This post originally appeared March 31, 2016 on CreditCards.com as “Pay off revolving card debt first over installment loan”
By Barry Paperno
Dear Speaking of Credit,
I am paying off my debt and have a credit card and installment loan open, both with about the same balance. The installment loan has a high interest rate, much higher than the credit card. In terms of helping my credit score and avoiding interest combined, which balance would you suggest I pay off first? – Bill
As I see it, the conundrum you face in your attempt to both lower your interest expense and help your score by initially paying off one of your two balances is that the higher-interest loan you want to pay off first is the debt having the least impact on your credit score.
Why should it matter to the score if the debt is in the form of an installment loan or a revolving card account? After all, debt is debt, right? Well, not exactly.
Research into consumer credit behavior conducted over many years by FICO and other credit scoring companies has overwhelmingly shown that revolving debt carries a higher risk of future default than does installment debt. In other words, consumers tend to miss payments on revolving card balances more frequently than on installment debt. This is why, within the “credit utilization” scoring category that accounts for 30 percent of your score, credit scores assign many more points – both positive and negative – to revolving than installment debt.
On a much smaller scoring scale, that same research has also found a slightly lower likelihood of late payments among consumers whose credit reports contain both open installment and revolving debt than among people using only one of these types of credit. While fewer points are at stake within this “credit mix” scoring category, which makes up 10 percent of your score, for you, closing either account entirely could cost your score a few points.
How then to decide which account to pay first? Start by taking a realistic look at your current financial situation and then identify any short- and long-term future financial expectations. For example, do you plan to buy a home or car within the next couple of years? Or are you pretty secure for the time being and don’t see any major purchases on the horizon?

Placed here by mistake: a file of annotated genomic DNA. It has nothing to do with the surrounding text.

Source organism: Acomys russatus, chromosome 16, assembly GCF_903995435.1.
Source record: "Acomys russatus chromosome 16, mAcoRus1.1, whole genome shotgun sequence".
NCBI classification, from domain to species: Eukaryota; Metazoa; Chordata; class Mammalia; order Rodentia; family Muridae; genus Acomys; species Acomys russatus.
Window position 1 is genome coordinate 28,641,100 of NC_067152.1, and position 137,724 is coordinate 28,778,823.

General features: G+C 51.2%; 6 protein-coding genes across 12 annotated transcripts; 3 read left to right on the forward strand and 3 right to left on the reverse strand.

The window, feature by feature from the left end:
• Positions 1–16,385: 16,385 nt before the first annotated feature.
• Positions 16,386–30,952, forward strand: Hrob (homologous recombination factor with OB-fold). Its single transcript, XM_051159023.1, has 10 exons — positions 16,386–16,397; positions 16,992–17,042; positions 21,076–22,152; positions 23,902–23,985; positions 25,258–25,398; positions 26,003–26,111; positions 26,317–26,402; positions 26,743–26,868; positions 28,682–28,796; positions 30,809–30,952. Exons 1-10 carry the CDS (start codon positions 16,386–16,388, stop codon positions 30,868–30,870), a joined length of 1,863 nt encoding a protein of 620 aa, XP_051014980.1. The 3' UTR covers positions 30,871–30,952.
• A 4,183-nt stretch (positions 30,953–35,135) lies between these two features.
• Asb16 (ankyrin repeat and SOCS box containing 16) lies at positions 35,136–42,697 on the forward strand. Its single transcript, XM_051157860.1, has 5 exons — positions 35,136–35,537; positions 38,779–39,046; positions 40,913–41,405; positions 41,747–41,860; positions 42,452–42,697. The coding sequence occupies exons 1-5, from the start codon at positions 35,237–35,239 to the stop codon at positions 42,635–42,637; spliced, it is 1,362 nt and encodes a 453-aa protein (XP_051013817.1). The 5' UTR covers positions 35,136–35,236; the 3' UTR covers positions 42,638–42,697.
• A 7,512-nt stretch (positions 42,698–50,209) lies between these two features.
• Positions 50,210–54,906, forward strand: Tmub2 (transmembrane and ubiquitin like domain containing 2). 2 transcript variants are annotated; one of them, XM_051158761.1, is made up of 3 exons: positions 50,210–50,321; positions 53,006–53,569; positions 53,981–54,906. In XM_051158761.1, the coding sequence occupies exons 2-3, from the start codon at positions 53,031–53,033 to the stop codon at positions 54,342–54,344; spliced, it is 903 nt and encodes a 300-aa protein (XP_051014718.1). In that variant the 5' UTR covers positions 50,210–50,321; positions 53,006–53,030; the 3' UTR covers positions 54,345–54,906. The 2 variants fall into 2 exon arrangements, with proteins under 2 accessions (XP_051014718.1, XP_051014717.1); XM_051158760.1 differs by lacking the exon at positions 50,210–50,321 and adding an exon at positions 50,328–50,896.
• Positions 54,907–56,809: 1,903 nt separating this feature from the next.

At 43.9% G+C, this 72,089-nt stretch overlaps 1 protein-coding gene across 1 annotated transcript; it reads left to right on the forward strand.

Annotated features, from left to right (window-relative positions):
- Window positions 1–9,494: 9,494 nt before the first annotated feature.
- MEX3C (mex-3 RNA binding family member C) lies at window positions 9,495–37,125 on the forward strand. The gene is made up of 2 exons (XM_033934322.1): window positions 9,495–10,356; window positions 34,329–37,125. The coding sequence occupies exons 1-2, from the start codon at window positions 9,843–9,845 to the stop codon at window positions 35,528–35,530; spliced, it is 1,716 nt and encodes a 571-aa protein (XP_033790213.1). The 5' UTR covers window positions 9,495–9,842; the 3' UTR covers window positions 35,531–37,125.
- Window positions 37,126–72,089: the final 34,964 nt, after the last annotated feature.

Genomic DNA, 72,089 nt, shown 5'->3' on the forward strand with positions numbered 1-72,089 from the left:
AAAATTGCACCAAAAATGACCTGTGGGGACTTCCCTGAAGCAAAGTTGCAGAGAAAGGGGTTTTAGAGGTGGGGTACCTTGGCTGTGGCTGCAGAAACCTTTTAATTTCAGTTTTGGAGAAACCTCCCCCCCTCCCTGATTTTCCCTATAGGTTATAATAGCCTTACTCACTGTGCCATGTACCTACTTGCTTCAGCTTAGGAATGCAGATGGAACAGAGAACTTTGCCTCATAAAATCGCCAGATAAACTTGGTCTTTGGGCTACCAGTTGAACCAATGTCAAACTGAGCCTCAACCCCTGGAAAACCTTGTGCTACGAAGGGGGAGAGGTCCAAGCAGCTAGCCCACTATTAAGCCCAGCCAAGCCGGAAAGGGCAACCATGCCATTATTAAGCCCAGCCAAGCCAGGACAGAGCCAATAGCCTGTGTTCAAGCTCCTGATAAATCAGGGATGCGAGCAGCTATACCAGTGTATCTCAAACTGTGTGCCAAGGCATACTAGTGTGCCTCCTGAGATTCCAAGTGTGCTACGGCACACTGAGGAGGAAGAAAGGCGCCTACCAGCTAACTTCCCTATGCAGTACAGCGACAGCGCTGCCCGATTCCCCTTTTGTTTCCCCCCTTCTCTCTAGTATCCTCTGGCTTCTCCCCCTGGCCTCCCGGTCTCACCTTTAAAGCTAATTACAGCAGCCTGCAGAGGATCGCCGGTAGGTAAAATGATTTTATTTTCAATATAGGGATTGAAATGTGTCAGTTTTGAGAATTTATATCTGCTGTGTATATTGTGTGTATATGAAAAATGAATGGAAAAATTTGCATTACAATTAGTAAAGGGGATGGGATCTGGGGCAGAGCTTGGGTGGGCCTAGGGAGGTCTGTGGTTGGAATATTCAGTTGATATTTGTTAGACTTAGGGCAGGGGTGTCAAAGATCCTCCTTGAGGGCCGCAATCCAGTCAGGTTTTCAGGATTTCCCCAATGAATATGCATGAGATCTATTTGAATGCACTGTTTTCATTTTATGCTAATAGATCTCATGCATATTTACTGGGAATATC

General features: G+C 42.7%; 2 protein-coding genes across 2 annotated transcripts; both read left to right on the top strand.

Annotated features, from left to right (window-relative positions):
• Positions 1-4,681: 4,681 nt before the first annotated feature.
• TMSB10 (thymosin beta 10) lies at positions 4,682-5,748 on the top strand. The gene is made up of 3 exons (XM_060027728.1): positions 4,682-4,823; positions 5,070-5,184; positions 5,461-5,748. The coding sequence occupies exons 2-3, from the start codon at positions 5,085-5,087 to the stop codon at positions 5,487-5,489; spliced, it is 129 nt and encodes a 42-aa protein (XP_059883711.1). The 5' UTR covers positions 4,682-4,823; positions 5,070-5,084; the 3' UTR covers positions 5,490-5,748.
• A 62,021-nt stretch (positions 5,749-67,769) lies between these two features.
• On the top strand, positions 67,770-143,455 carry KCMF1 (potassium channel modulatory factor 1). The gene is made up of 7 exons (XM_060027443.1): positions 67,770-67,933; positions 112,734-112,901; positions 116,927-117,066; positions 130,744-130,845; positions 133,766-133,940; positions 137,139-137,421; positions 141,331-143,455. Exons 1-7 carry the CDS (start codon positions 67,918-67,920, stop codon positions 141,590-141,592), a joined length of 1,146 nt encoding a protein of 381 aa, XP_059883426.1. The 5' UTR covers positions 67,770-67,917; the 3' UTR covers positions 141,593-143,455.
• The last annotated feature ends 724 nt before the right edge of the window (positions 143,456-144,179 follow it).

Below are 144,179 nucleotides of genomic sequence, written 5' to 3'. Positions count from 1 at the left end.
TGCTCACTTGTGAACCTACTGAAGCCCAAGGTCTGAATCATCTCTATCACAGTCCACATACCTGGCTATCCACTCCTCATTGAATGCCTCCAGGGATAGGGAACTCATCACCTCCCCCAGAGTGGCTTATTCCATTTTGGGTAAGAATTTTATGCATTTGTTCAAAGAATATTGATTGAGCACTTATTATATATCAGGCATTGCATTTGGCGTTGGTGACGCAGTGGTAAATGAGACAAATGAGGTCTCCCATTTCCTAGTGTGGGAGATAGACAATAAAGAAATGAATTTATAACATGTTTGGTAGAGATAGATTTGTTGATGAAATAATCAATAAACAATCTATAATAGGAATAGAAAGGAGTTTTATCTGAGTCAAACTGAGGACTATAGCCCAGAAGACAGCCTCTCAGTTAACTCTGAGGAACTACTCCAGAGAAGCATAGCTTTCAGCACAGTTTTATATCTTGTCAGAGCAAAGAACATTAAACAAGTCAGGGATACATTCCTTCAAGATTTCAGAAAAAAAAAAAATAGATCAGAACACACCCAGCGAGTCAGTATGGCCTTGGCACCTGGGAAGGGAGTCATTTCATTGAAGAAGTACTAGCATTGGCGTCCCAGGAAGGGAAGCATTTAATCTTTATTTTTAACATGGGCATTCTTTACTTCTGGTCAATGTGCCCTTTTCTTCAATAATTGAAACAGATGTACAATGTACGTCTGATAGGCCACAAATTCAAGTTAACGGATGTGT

Let’s look at a few possible strategies to consider:
Preparing for a major purchase.
A higher score at loan application time could help you qualify for lower interest rates, which could mean saving hundreds of dollars on a car loan or thousands over the life of a mortgage. A strategy for raising your score by paying off your card balance first, while also leaving the account open, could save you more in interest over the long run than by paying off the loan now to avoid interest.
No big purchases planned.
Here, you can achieve your goal of paying less interest now by retiring that high-interest installment loan. Be forewarned, however, that you are not likely see any improvement in your score – and perhaps even a slight temporary drop, as mentioned above – when your credit report no longer includes an open installment loan. If this happens, though, rest assured that any lost points can be earned back within a few months or less, as long as you continue to pay your card account on time without increasing the balance and don’t open any new accounts.
Middle ground solution.
Whether your future includes a major purchase or your plans are less ambitious, you may want to consider a compromise in which you pay each debt down by half. This way, you’ll reap at least some of the benefits of lower interest and higher score. If nothing else, this could be a good tiebreaker solution if you can’t decide which of the above ways to go.
Fortunately, no matter how you apply your payments, you’ll be in the enviable position of cutting your overall debt in half. And whether you end up lowering the interest you’re paying or raising your credit score – or both – anytime you substantially reduce your debt, you’re on the right track.